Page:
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Alexander the Great Failure: The Collapse of the Macedonian Empire (Hambledon Continuum) Paperback – August 11, 2009


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Product Details

  • Series: Hambledon Continuum
  • Paperback: 256 pages
  • Publisher: Bloomsbury Academic; 1 edition (August 11, 2009)
  • Language: English
  • ISBN-10: 082644394X
  • ISBN-13: 978-0826443946
  • Product Dimensions: 6.1 x 0.6 x 9.1 inches
  • Shipping Weight: 7.2 ounces (View shipping rates and policies)
  • Average Customer Review: 3.6 out of 5 stars  See all reviews (7 customer reviews)
  • Amazon Best Sellers Rank: #2,740,227 in Books (See Top 100 in Books)

Editorial Reviews

From Publishers Weekly

This unconventional and provocative analysis presents Alexander the Great as anything but. The Macedonian conquest was widely detested and resisted in a Persian Empire military historian Grainger describes not as the discordant mélange of peoples depicted in classical Greek accounts, but as the political and economic center of the civilized world. A hubristic dream of world conquest led Alexander to neglect the empire he ruled. He ignored his health to the point of contributing to his early death. He failed to provide an heir, refused to designate an adult successor and eliminated aspirants to that role. His inability to delegate work or responsibility crippled his administrative system. Macedonia was Alexander's fulcrum, but his wars left it so weakened that on his death the kingdom imploded and devoted what energy remained to compounding chaos in Greece. Egypt reasserted its independence and its boundaries. The Seleucid kingdom (founded by Seleukos Nikator, one of Alexander's lesser subordinates) eventually extended from Anatolia to northern India. Seleukos came closest to securing Alexander's imperial heritage. Even before Seleukos's assassination, however, his domain proved difficult to control without the military resources Macedonia had provided Alexander. Alexander's life and conquests may have been extraordinary, but their result was a failed empire whose collapse facilitated the rise of the Roman Republic. (Feb.)
Copyright © Reed Business Information, a division of Reed Elsevier Inc. All rights reserved. --This text refers to the Hardcover edition.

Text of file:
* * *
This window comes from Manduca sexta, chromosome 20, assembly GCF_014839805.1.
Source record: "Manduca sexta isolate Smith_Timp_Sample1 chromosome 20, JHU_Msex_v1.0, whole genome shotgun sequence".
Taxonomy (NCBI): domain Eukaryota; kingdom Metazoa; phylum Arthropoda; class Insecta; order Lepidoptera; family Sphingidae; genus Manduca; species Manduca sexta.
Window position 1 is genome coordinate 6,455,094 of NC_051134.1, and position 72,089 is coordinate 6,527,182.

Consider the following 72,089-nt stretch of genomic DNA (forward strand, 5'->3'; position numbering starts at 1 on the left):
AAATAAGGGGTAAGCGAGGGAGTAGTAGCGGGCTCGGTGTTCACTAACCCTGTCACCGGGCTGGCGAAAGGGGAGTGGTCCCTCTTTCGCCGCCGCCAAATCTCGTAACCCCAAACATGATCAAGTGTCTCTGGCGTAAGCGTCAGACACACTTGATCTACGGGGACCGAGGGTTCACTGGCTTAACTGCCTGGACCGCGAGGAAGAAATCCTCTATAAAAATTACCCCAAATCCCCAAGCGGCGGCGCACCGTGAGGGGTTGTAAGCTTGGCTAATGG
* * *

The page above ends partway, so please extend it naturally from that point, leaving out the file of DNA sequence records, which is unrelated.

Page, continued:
Review

"The kingdom of Macedon had existed since the seventh century BCE, writes military historian Grainger in his swift, certain summary. Claiming its mythic descent from a relative of Heracles, speaking a Greek dialect and surrounded by other important city-states such as Chalkidike and Thessaly, Macedon was overshadowed by the mighty Persian Empire...Grainger tracks the long series of succession crises that ended with the ascent in 359 BCE of educated, opportunistic Philip II, who quickly killed off all rivals and instituted a series of innovations that would render Macedon powerful and rich. He instilled new discipline among cavalrymen, introduced the sarissa, a longer infantry spear, and deployed cunning, effective diplomacy. Philip's murder in 336 brought to the throne his 20-year-old son, Alexander, who immediately embarked on a nine-year campaign to subjugate his neighbors and the Persian Empire. The administration of his conquests was left to ineffectual satraps, and with the death of their charismatic leader in 323, in the absence of a designated heir, the army fell in disarray. Power was seized by Perdikkas, then Antipater, then Antigonos, who declared himself the legitimate successor of Alexander after the decisive battle of Salamis in 306. He was followed by a disastrous series of kinds and the invasion of the Galatians in 279 BCE. Macedonian unity was never again achieved, Grainger asserts, because, 'Alexander's ambition was too great for his people.' Written from the point of view of those subjugated by the Macedonian empire over two centuries, this book offers a unique and significant take on well-worn history." —Kirkus

This unconventional and provocative analysis presents Alexander the Great as anything but. The Macedonian conquest was widely detested and resisted in a Persian Empire military historian Grainger describes not as the discordant mélange of peoples depicted in classical Greek accounts, but as the political and economic center of the civilized world. A hubristic dream of world conquest led Alexander to neglect the empire he ruled. He ignored his health to the point of contributing to his early death. He failed to provide an heir, refused to designate an adult successor and eliminated aspirants to that role. His inability to delegate work or responsibility crippled his administrative system. Macedonia was Alexander's fulcrum, but his wars left it so weakened that on his death the kingdom imploded and devoted what energy remained to compounding chaos in Greece. Egypt reasserted its independence and its boundaries. The Seleucid kingdom (founded by Seleukos Nikator, one of Alexander's lesser subordinates) eventually extended from Anatolia to northern India. Seleukos came closest to securing Alexander's imperial heritage. Even before Seleukos's assassination, however, his domain proved difficult to control without the military resources Macedonia had provided Alexander. Alexander's life and conquests may have been extraordinary, but their result was a failed empire whose collapse facilitated the rise of the Roman Republic. (Feb.) —Publishers Weekly